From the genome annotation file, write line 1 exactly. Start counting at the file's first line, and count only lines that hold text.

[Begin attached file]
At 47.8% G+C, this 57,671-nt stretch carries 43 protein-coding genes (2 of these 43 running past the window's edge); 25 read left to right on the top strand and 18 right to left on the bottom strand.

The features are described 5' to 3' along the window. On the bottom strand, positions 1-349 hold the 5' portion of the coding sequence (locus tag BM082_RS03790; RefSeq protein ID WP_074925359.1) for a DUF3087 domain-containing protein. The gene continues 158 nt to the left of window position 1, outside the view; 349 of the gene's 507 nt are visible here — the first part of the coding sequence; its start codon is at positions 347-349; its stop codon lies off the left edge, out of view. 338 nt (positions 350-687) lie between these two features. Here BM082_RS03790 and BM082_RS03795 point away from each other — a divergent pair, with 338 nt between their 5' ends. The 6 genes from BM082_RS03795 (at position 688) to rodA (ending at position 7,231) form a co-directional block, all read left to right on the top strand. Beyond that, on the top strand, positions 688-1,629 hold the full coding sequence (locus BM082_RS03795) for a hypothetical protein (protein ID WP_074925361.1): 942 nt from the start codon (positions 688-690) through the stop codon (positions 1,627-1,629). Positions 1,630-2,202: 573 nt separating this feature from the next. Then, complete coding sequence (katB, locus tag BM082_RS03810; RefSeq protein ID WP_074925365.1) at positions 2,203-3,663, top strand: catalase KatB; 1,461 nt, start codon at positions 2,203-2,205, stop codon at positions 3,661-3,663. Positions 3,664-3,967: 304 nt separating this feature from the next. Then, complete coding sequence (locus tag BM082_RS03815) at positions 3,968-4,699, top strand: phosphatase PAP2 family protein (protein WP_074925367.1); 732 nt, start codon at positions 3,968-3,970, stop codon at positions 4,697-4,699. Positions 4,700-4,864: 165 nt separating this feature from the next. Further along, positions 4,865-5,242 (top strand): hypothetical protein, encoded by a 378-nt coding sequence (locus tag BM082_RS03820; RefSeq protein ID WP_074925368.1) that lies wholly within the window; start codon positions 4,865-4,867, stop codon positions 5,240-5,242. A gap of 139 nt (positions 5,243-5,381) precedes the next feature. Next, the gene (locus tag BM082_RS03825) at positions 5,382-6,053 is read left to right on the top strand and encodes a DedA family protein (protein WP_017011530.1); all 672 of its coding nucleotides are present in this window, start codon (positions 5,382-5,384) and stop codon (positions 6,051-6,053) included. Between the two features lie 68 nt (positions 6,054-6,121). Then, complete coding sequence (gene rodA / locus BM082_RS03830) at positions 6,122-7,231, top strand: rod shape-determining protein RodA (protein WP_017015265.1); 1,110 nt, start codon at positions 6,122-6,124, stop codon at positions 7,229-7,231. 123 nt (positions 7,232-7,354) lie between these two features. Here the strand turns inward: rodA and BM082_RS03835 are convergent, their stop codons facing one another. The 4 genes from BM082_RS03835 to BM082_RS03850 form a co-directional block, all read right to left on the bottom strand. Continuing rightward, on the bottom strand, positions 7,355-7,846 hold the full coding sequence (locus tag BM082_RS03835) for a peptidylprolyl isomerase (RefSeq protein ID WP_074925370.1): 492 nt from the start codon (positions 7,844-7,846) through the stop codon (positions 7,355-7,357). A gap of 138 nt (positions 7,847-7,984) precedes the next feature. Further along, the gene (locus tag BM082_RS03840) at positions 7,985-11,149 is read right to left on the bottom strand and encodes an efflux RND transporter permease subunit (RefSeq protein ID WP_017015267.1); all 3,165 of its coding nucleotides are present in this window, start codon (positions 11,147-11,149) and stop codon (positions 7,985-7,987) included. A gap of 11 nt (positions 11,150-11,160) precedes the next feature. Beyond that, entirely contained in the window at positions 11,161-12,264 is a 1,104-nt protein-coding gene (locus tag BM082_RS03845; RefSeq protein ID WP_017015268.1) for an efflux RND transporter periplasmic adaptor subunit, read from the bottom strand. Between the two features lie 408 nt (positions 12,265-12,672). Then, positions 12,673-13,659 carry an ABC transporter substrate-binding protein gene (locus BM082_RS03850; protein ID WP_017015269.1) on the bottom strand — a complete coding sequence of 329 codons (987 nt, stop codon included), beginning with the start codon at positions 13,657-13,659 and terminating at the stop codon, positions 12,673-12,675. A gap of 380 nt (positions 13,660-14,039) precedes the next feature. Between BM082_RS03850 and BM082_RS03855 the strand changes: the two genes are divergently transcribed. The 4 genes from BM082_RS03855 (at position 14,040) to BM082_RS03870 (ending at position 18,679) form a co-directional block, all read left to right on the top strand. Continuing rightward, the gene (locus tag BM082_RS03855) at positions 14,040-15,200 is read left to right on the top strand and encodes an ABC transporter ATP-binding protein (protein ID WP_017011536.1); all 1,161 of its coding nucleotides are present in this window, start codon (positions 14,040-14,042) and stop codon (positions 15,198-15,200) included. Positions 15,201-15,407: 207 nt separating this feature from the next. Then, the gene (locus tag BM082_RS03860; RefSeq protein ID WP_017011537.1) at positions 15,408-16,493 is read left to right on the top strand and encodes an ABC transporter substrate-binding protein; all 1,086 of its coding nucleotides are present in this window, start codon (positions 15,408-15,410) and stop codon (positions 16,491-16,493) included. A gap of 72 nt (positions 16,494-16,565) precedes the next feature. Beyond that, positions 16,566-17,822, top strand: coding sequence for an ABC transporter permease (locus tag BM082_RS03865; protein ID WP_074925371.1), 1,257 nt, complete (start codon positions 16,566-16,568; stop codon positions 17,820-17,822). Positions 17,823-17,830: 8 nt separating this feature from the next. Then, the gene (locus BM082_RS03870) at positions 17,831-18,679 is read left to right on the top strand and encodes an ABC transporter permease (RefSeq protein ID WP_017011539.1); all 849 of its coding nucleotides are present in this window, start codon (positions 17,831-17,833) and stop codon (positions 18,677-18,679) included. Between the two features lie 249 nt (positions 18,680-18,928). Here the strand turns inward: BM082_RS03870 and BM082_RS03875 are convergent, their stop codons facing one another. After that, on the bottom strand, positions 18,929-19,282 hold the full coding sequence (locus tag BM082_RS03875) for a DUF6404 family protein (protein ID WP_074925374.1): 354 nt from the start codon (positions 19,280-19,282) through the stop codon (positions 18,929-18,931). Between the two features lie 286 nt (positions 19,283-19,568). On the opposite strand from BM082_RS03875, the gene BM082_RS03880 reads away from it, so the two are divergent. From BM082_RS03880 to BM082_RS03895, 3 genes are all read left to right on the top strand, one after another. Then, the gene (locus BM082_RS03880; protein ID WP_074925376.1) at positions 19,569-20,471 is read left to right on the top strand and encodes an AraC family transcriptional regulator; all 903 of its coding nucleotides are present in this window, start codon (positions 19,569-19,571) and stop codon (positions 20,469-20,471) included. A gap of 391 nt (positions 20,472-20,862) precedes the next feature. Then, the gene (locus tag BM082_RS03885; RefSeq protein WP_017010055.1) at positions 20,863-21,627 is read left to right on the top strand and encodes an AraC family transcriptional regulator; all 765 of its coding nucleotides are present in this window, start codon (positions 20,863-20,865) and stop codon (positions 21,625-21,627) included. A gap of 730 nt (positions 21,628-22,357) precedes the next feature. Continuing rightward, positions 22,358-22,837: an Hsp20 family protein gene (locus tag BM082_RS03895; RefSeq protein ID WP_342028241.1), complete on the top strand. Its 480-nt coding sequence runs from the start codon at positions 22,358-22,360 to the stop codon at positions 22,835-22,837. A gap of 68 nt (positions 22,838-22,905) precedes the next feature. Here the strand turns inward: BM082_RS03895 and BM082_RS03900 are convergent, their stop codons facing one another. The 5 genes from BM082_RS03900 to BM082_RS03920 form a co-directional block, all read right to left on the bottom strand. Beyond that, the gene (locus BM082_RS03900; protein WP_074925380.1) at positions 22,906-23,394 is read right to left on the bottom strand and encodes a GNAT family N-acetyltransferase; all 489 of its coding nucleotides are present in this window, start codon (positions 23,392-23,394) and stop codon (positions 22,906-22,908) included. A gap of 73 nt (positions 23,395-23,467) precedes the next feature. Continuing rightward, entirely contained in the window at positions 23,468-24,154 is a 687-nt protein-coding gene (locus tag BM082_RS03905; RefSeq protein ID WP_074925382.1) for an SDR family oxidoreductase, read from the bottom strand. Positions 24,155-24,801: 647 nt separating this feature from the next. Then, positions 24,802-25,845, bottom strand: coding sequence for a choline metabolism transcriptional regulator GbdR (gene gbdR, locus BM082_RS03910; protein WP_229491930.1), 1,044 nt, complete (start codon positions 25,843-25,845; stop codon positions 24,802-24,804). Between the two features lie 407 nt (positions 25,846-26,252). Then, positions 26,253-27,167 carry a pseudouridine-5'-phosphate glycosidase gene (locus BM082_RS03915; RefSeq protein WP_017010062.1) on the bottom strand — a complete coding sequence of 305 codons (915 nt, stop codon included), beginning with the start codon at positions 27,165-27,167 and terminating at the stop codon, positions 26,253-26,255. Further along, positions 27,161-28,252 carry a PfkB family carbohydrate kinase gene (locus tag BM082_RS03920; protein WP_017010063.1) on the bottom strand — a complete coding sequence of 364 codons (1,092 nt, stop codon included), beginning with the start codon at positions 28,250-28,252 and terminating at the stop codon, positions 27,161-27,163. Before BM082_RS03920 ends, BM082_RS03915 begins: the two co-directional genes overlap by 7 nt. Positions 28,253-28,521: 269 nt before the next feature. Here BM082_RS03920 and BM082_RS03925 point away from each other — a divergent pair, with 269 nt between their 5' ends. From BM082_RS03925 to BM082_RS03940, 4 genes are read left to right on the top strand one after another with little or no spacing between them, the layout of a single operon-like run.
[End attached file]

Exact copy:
At 47.8% G+C, this 57,671-nt stretch carries 43 protein-coding genes (2 of these 43 running past the window's edge); 25 read left to right on the top strand and 18 right to left on the bottom strand.